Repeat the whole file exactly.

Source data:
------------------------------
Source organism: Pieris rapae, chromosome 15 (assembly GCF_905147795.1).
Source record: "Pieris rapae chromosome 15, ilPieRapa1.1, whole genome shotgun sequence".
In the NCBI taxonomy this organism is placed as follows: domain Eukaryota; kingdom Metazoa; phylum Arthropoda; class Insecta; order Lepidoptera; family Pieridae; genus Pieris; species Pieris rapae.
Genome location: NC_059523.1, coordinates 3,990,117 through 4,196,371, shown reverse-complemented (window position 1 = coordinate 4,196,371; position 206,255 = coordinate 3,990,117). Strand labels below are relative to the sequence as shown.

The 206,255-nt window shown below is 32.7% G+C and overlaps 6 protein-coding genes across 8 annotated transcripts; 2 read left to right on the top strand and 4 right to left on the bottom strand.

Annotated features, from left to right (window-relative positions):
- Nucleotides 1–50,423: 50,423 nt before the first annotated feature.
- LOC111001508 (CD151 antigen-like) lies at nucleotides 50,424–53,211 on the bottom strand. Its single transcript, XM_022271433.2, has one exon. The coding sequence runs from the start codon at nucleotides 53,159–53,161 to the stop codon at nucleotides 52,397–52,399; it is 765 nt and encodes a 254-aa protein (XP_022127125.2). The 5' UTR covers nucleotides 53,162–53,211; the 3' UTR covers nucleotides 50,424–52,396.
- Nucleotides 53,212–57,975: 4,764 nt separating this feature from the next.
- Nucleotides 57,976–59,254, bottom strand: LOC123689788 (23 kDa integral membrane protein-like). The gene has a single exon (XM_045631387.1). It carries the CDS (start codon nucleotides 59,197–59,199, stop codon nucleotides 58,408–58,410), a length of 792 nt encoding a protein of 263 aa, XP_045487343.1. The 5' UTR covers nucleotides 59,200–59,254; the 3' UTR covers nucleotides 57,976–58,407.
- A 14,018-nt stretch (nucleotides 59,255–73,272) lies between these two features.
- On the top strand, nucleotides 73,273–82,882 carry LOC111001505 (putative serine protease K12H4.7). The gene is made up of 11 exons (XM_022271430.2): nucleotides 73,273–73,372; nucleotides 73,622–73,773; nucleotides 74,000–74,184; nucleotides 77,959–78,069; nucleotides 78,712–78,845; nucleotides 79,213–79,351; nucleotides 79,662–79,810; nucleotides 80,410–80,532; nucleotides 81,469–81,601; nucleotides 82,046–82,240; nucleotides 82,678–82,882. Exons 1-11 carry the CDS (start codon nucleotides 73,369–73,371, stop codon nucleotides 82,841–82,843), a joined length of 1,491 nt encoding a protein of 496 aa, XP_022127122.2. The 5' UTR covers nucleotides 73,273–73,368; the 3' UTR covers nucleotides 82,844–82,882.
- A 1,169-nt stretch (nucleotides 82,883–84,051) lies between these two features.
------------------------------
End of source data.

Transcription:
Source organism: Pieris rapae, chromosome 15 (assembly GCF_905147795.1).
Source record: "Pieris rapae chromosome 15, ilPieRapa1.1, whole genome shotgun sequence".
In the NCBI taxonomy this organism is placed as follows: domain Eukaryota; kingdom Metazoa; phylum Arthropoda; class Insecta; order Lepidoptera; family Pieridae; genus Pieris; species Pieris rapae.
Genome location: NC_059523.1, coordinates 3,990,117 through 4,196,371, shown reverse-complemented (window position 1 = coordinate 4,196,371; position 206,255 = coordinate 3,990,117). Strand labels below are relative to the sequence as shown.

The 206,255-nt window shown below is 32.7% G+C and overlaps 6 protein-coding genes across 8 annotated transcripts; 2 read left to right on the top strand and 4 right to left on the bottom strand.

Annotated features, from left to right (window-relative positions):
- Nucleotides 1–50,423: 50,423 nt before the first annotated feature.
- LOC111001508 (CD151 antigen-like) lies at nucleotides 50,424–53,211 on the bottom strand. Its single transcript, XM_022271433.2, has one exon. The coding sequence runs from the start codon at nucleotides 53,159–53,161 to the stop codon at nucleotides 52,397–52,399; it is 765 nt and encodes a 254-aa protein (XP_022127125.2). The 5' UTR covers nucleotides 53,162–53,211; the 3' UTR covers nucleotides 50,424–52,396.
- Nucleotides 53,212–57,975: 4,764 nt separating this feature from the next.
- Nucleotides 57,976–59,254, bottom strand: LOC123689788 (23 kDa integral membrane protein-like). The gene has a single exon (XM_045631387.1). It carries the CDS (start codon nucleotides 59,197–59,199, stop codon nucleotides 58,408–58,410), a length of 792 nt encoding a protein of 263 aa, XP_045487343.1. The 5' UTR covers nucleotides 59,200–59,254; the 3' UTR covers nucleotides 57,976–58,407.
- A 14,018-nt stretch (nucleotides 59,255–73,272) lies between these two features.
- On the top strand, nucleotides 73,273–82,882 carry LOC111001505 (putative serine protease K12H4.7). The gene is made up of 11 exons (XM_022271430.2): nucleotides 73,273–73,372; nucleotides 73,622–73,773; nucleotides 74,000–74,184; nucleotides 77,959–78,069; nucleotides 78,712–78,845; nucleotides 79,213–79,351; nucleotides 79,662–79,810; nucleotides 80,410–80,532; nucleotides 81,469–81,601; nucleotides 82,046–82,240; nucleotides 82,678–82,882. Exons 1-11 carry the CDS (start codon nucleotides 73,369–73,371, stop codon nucleotides 82,841–82,843), a joined length of 1,491 nt encoding a protein of 496 aa, XP_022127122.2. The 5' UTR covers nucleotides 73,273–73,368; the 3' UTR covers nucleotides 82,844–82,882.
- A 1,169-nt stretch (nucleotides 82,883–84,051) lies between these two features.